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Rice, Rebels still going through growing pains

At their best, Rashad Vaughn and Chris Wood can be a dynamic duo, pro prospects capable of making UNLV appear to be an elite team. But that’s also part of an illusion.

When the smoke clears, the close games are decided and the records counted, the Rebels can be found near the bottom of the mediocre Mountain West. It’s an eighth-place team with two prospects.

It’s not something coach Dave Rice sees as an indictment of his performance, however.

“I think we have done a good job of coaching this group,” Rice said. “I’m obviously disappointed we have come up short in a number of these games, but we’re in every game.”

UNLV (13-10, 4-6) is a 9-point favorite over Fresno State (11-12, 6-4) at 7 p.m. today at the Thomas &Mack Center, where the Rebels upset then-No. 3 Arizona on Dec. 23 and lost to UNR two weeks later.

How is it all possible? Rice is putting one of the youngest teams in college basketball on the floor, with five freshmen in his eight-man rotation, so inexperience is one explanation.

“We have a talented group,” Rice said. “Every freshman and every player needs to improve, and every coach needs to improve. But experience, strength and wisdom are things that come from being a little older. It’s hard to compare fifth-year seniors and freshmen.”

About 10 NBA scouts attended the UNLV-Colorado State game Saturday at Fort Collins, Colo., and none showed up to take notes on the Rams’ three fifth-year seniors. J.J. Avila, Daniel Bejarano and Stanton Kidd are quality college players for a 20-win team, but none will be lottery picks.

The scouts were there to see Wood, a 6-foot-11-inch sophomore forward, and Vaughn, a 6-6 freshman shooting guard. One scout said Wood, who had 16 points, 11 rebounds and four blocks, “definitely” would be a first-round pick this year because of his length. The same scout said Vaughn, who made six 3-pointers and scored 30 points, is a “possible” first-round pick in June.

The Rebels’ other four freshmen — Jordan Cornish, Patrick McCaw, Dwayne Morgan and Goodluck Okonoboh — are highly touted players who might develop into NBA prospects. Of that group, McCaw shows the most potential.

Colorado State coach Larry Eustachy, who hyped his players for the game by telling them UNLV is the most talented team in the league, called Rice a “great coach” after the Rams overcame an 18-point deficit to win 83-82. Eustachy complimented Rice’s work in handling so many high-profile players.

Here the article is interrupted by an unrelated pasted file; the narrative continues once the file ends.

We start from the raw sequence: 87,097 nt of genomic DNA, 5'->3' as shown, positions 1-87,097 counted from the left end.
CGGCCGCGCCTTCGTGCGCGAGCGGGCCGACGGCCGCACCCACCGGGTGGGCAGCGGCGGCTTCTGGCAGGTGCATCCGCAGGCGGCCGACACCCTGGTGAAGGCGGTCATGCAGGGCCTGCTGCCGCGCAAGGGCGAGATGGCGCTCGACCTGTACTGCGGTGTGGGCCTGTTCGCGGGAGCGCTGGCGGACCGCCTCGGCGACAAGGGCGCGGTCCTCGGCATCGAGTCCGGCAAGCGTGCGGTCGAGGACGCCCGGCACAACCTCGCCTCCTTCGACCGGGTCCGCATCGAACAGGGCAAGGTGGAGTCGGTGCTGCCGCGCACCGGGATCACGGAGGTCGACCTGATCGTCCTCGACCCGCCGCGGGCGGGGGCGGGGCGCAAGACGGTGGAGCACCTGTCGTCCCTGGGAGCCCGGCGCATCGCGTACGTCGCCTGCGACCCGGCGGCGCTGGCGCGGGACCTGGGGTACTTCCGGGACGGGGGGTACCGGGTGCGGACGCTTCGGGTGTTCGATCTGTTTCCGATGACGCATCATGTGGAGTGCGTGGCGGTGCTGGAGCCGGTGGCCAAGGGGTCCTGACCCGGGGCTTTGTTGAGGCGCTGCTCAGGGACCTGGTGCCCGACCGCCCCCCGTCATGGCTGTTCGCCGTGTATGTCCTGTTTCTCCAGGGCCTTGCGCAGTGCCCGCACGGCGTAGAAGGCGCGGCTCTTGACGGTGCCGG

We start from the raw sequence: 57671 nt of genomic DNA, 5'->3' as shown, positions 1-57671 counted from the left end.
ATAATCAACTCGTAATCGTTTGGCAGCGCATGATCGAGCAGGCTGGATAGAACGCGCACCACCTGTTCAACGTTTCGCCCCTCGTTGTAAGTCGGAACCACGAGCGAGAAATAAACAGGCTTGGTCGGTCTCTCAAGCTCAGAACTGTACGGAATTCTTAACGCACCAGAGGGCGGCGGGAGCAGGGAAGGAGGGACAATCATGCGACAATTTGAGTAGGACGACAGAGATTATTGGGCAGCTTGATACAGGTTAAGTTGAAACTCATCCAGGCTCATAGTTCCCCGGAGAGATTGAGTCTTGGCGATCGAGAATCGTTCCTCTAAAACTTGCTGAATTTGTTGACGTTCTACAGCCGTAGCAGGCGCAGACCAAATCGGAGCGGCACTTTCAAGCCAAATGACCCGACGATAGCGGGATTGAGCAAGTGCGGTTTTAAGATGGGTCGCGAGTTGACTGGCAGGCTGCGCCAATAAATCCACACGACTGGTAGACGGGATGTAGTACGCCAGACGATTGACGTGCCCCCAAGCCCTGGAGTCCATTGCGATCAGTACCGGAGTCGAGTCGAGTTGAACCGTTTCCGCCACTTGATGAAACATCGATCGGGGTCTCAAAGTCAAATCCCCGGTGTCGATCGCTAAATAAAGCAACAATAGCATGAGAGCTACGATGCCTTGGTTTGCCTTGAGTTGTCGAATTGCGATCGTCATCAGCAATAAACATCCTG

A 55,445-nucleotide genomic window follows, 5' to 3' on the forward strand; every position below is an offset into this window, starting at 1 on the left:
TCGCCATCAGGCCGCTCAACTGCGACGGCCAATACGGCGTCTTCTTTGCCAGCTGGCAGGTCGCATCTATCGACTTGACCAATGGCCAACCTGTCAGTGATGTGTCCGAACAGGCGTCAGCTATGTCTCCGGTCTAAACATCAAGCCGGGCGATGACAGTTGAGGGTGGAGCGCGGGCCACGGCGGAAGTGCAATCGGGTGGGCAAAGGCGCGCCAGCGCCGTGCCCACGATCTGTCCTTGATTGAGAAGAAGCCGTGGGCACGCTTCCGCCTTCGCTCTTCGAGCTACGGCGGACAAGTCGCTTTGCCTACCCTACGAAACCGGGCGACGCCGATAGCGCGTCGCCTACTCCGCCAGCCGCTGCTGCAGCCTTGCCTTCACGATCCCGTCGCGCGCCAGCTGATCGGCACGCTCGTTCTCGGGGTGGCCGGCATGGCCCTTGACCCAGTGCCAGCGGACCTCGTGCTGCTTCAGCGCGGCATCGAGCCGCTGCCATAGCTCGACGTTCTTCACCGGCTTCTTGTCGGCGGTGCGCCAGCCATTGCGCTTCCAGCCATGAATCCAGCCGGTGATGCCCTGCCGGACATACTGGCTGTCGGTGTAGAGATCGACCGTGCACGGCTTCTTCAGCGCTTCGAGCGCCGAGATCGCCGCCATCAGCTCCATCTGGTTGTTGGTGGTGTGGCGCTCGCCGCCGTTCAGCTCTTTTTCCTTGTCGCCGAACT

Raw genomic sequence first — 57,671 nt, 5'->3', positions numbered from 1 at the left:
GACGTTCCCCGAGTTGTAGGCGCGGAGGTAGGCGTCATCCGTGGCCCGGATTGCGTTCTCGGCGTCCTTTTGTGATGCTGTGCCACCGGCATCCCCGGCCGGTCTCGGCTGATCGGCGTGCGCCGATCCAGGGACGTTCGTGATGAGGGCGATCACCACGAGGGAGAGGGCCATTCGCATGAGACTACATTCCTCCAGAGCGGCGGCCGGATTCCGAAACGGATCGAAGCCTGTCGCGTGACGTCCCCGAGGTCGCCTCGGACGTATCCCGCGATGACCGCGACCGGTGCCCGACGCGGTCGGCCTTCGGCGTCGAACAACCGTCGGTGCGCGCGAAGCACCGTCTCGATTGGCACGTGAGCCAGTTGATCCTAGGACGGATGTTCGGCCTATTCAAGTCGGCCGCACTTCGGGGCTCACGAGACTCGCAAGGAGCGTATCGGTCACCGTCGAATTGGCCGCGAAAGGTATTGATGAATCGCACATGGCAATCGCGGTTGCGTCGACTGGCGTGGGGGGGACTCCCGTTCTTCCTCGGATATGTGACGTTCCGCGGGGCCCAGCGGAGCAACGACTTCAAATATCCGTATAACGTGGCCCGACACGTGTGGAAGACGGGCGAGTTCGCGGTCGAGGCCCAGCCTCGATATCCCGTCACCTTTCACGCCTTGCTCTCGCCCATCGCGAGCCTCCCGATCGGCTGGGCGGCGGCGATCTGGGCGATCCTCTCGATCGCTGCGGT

Rice termed it a “challenging” task while saying this was part of his rebuilding plan when he gutted last season’s roster in the spring.

“With a five-year contract extension, it was the one opportunity I had to build a program the way I wanted to build it with high school players and not have a starting lineup with five guys who are all transfers,” Rice said. “I made a decision this is what I wanted to do to build a foundation with freshmen and sprinkle in some transfers.

“I’m glad we did, even though it has been painful at times. I would say a majority of our freshmen have made tremendous improvement from the beginning of the season.”

Inexperienced players sometimes lose focus, too, another explanation for UNLV underachieving and losing to opponents with less talent.

“I think it goes back to young, high-profile players who tend to play up to the level of competition,” Rice said. “We need to have the same motivation for everyone in our league that we do when we play Arizona and Kansas.”

The Rebels have dropped six conference games by a total of 25 points, including a nine-point loss in overtime, and executing in pressure situations is another explanation for a talented, young team not winning to expectations.

Still, throwing five freshmen and a sophomore under the bus is not the entire answer.

UNLV has a young coaching staff as well, and in the case of the overtime loss at Boise State, Rice made a few costly strategical mistakes. It all adds up to a 4-6 league record.

“I always take responsibility when we lose,” Rice said. “If we split those six games, we’re a half-game out of first place. But that’s if, if, if, and we didn’t win those games, and I get that.

“I’m very optimistic about the season and very optimistic about our future. But I’m not thinking about March. All I’m thinking about is Fresno State.”

Contact reporter Matt Youmans at myoumans@reviewjournal.com or 702-387-2907. Follow him on Twitter: @mattyoumans247.

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